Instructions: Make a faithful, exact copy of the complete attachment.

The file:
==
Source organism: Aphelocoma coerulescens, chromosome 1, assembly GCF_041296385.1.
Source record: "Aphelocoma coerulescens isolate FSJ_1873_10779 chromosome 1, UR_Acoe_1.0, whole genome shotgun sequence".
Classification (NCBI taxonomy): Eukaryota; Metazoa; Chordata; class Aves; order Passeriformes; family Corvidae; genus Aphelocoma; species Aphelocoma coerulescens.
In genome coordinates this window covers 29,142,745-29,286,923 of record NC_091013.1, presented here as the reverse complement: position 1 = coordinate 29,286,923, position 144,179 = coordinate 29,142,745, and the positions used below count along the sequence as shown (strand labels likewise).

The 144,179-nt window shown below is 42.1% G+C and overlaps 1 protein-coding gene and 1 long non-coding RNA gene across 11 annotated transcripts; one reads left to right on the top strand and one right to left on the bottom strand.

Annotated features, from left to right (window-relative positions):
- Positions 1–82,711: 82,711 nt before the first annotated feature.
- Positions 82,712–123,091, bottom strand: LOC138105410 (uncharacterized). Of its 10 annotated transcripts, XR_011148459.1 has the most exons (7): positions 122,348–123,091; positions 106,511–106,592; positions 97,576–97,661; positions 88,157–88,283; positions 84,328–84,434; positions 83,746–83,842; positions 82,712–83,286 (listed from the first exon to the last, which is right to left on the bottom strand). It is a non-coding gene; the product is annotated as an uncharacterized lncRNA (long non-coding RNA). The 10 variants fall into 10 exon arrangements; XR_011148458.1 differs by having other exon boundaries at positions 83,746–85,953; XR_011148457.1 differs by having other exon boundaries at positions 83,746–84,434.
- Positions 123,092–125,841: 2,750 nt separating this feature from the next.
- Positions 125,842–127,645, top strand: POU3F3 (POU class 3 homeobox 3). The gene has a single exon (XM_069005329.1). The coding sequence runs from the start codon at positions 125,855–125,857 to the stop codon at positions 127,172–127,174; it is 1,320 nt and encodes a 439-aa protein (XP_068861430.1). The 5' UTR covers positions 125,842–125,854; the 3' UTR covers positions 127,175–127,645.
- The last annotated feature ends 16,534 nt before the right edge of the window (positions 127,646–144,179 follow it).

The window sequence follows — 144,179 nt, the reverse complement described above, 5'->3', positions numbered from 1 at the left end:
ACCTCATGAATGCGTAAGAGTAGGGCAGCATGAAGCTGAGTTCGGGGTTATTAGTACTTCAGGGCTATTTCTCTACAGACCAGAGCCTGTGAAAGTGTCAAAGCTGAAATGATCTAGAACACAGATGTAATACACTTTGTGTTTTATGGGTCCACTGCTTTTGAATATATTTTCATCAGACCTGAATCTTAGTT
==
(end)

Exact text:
Source organism: Aphelocoma coerulescens, chromosome 1, assembly GCF_041296385.1.
Source record: "Aphelocoma coerulescens isolate FSJ_1873_10779 chromosome 1, UR_Acoe_1.0, whole genome shotgun sequence".
Classification (NCBI taxonomy): Eukaryota; Metazoa; Chordata; class Aves; order Passeriformes; family Corvidae; genus Aphelocoma; species Aphelocoma coerulescens.
In genome coordinates this window covers 29,142,745-29,286,923 of record NC_091013.1, presented here as the reverse complement: position 1 = coordinate 29,286,923, position 144,179 = coordinate 29,142,745, and the positions used below count along the sequence as shown (strand labels likewise).

The 144,179-nt window shown below is 42.1% G+C and overlaps 1 protein-coding gene and 1 long non-coding RNA gene across 11 annotated transcripts; one reads left to right on the top strand and one right to left on the bottom strand.

Annotated features, from left to right (window-relative positions):
- Positions 1–82,711: 82,711 nt before the first annotated feature.
- Positions 82,712–123,091, bottom strand: LOC138105410 (uncharacterized). Of its 10 annotated transcripts, XR_011148459.1 has the most exons (7): positions 122,348–123,091; positions 106,511–106,592; positions 97,576–97,661; positions 88,157–88,283; positions 84,328–84,434; positions 83,746–83,842; positions 82,712–83,286 (listed from the first exon to the last, which is right to left on the bottom strand). It is a non-coding gene; the product is annotated as an uncharacterized lncRNA (long non-coding RNA). The 10 variants fall into 10 exon arrangements; XR_011148458.1 differs by having other exon boundaries at positions 83,746–85,953; XR_011148457.1 differs by having other exon boundaries at positions 83,746–84,434.
- Positions 123,092–125,841: 2,750 nt separating this feature from the next.
- Positions 125,842–127,645, top strand: POU3F3 (POU class 3 homeobox 3). The gene has a single exon (XM_069005329.1). The coding sequence runs from the start codon at positions 125,855–125,857 to the stop codon at positions 127,172–127,174; it is 1,320 nt and encodes a 439-aa protein (XP_068861430.1). The 5' UTR covers positions 125,842–125,854; the 3' UTR covers positions 127,175–127,645.
- The last annotated feature ends 16,534 nt before the right edge of the window (positions 127,646–144,179 follow it).

The window sequence follows — 144,179 nt, the reverse complement described above, 5'->3', positions numbered from 1 at the left end:
ACCTCATGAATGCGTAAGAGTAGGGCAGCATGAAGCTGAGTTCGGGGTTATTAGTACTTCAGGGCTATTTCTCTACAGACCAGAGCCTGTGAAAGTGTCAAAGCTGAAATGATCTAGAACACAGATGTAATACACTTTGTGTTTTATGGGTCCACTGCTTTTGAATATATTTTCATCAGACCTGAATCTTAGTT